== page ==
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What are SPAC warrants?




March 15, 2022

Jump to heading What are warrants?

A warrant is similar to an option, except it is traded on the stock exchange. Warrants provide the holder the right (but not the responsibility) to buy one share of the underlying corporation at a set price per warrant, which is usually $11.50.

After a merger is completed, almost all SPAC warrants have a five-year duration, but they are a binary wager on a five-year warrant on a hypothetical future firm that expires and becomes worthless in the case that the SPAC wasn't able to complete a merger.

Only if the SPAC completes a business combination deal before the designated date do warrants become exercisable. Warrants can only be exercised one year after the SPAC's IPO or 30 days following the merger, according to several SPACs.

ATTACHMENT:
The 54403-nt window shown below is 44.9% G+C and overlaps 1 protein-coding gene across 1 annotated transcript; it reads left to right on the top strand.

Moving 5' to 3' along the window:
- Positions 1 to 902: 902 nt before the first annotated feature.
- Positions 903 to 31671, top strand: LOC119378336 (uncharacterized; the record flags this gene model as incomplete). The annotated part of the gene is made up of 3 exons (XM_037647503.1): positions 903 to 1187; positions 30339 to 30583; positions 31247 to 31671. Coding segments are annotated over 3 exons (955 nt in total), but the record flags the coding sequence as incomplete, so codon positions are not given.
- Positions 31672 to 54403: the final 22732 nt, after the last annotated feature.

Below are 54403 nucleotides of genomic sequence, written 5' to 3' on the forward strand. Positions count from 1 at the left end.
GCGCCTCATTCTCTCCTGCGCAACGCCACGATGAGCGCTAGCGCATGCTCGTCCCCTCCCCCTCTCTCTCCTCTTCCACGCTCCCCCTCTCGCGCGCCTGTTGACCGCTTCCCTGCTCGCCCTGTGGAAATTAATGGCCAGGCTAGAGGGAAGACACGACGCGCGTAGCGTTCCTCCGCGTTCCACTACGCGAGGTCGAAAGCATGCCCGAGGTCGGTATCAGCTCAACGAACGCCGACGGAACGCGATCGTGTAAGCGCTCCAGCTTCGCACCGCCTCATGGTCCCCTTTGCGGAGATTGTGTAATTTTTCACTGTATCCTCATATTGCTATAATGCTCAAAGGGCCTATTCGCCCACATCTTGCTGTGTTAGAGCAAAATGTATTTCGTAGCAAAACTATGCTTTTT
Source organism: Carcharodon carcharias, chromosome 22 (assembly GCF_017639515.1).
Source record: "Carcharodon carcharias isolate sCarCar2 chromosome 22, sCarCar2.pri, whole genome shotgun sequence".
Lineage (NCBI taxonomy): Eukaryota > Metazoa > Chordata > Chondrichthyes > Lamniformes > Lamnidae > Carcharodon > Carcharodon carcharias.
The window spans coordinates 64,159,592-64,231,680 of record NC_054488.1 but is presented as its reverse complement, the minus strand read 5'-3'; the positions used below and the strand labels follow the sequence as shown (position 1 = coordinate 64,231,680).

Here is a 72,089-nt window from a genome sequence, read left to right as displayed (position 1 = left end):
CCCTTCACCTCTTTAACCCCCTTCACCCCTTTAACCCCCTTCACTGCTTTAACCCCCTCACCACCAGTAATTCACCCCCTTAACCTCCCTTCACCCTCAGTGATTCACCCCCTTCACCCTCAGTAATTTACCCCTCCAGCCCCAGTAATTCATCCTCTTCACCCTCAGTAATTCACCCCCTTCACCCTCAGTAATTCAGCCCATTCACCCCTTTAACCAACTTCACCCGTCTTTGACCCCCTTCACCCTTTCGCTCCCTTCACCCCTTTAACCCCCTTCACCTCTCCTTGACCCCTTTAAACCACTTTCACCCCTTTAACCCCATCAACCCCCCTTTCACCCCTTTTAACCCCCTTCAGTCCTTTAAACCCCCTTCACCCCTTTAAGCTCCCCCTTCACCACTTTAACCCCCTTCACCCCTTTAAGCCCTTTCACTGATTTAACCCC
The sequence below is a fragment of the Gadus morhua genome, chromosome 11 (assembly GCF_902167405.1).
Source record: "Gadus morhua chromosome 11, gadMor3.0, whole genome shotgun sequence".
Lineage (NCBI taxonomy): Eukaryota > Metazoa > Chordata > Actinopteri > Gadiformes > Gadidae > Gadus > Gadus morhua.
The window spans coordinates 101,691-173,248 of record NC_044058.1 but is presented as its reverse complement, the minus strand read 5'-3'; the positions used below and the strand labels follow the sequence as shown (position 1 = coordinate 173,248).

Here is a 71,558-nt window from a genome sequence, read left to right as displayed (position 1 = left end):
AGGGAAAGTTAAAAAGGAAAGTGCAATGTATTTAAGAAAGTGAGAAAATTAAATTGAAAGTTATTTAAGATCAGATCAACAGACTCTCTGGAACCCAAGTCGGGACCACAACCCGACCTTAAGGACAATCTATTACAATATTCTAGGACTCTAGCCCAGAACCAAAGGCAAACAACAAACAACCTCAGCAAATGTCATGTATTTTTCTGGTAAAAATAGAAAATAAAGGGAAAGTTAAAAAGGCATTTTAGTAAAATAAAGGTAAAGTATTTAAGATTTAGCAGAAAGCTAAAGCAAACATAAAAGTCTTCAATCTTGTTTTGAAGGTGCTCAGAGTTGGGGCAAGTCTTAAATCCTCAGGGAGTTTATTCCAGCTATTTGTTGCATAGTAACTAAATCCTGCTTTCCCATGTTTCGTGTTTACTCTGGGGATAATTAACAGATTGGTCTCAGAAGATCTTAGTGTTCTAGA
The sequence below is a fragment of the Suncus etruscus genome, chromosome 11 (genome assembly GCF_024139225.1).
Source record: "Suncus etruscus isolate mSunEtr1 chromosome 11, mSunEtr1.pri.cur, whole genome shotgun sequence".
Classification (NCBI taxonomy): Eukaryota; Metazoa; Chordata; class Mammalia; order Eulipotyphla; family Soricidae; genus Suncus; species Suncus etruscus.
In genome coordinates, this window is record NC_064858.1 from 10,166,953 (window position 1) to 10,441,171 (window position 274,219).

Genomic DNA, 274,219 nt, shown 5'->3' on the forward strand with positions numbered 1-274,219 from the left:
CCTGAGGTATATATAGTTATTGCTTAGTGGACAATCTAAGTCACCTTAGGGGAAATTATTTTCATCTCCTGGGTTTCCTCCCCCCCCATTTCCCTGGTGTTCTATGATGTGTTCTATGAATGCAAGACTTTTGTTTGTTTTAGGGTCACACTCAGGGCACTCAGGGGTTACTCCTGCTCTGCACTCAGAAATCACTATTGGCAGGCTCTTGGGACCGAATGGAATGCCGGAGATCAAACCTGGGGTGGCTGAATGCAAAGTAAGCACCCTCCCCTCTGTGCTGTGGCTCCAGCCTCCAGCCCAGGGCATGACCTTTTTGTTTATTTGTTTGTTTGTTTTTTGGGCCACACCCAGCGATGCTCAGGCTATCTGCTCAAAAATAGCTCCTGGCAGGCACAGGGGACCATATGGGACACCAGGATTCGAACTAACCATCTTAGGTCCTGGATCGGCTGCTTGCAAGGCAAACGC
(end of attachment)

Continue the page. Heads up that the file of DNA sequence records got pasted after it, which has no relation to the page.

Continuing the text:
Many SPACs additionally stipulate that the corporation can redeem the shares if the price of the underlying common share trades over a specified threshold, generally $18, for 20 out of 30 trading days. This can be done with cash (the $11.50) or without cash. You would just trade your warrant for a fraction of a share if you were working on a cashless basis.

To learn more about SPACs, check out our other articles.

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